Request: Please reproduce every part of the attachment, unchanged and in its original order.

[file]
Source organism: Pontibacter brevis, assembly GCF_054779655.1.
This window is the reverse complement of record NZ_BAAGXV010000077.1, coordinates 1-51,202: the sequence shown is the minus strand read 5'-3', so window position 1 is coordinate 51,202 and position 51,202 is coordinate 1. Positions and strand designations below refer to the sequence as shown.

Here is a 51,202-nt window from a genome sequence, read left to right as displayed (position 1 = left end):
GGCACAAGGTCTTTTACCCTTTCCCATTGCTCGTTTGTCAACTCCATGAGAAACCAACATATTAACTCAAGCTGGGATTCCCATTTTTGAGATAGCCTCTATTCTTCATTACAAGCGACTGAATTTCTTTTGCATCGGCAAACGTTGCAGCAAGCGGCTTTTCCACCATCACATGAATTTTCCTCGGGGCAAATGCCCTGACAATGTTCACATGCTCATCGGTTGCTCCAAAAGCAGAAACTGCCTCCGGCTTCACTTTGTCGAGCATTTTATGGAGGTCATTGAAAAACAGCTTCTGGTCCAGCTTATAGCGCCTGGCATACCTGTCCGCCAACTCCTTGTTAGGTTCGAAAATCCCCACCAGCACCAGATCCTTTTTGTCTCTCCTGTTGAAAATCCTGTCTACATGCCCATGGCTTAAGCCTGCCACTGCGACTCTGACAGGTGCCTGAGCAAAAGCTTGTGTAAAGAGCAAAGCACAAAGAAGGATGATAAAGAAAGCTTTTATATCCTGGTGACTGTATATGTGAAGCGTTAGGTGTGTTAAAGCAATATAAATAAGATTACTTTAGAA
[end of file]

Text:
Source organism: Pontibacter brevis, assembly GCF_054779655.1.
This window is the reverse complement of record NZ_BAAGXV010000077.1, coordinates 1-51,202: the sequence shown is the minus strand read 5'-3', so window position 1 is coordinate 51,202 and position 51,202 is coordinate 1. Positions and strand designations below refer to the sequence as shown.

Here is a 51,202-nt window from a genome sequence, read left to right as displayed (position 1 = left end):
GGCACAAGGTCTTTTACCCTTTCCCATTGCTCGTTTGTCAACTCCATGAGAAACCAACATATTAACTCAAGCTGGGATTCCCATTTTTGAGATAGCCTCTATTCTTCATTACAAGCGACTGAATTTCTTTTGCATCGGCAAACGTTGCAGCAAGCGGCTTTTCCACCATCACATGAATTTTCCTCGGGGCAAATGCCCTGACAATGTTCACATGCTCATCGGTTGCTCCAAAAGCAGAAACTGCCTCCGGCTTCACTTTGTCGAGCATTTTATGGAGGTCATTGAAAAACAGCTTCTGGTCCAGCTTATAGCGCCTGGCATACCTGTCCGCCAACTCCTTGTTAGGTTCGAAAATCCCCACCAGCACCAGATCCTTTTTGTCTCTCCTGTTGAAAATCCTGTCTACATGCCCATGGCTTAAGCCTGCCACTGCGACTCTGACAGGTGCCTGAGCAAAAGCTTGTGTAAAGAGCAAAGCACAAAGAAGGATGATAAAGAAAGCTTTTATATCCTGGTGACTGTATATGTGAAGCGTTAGGTGTGTTAAAGCAATATAAATAAGATTACTTTAGAA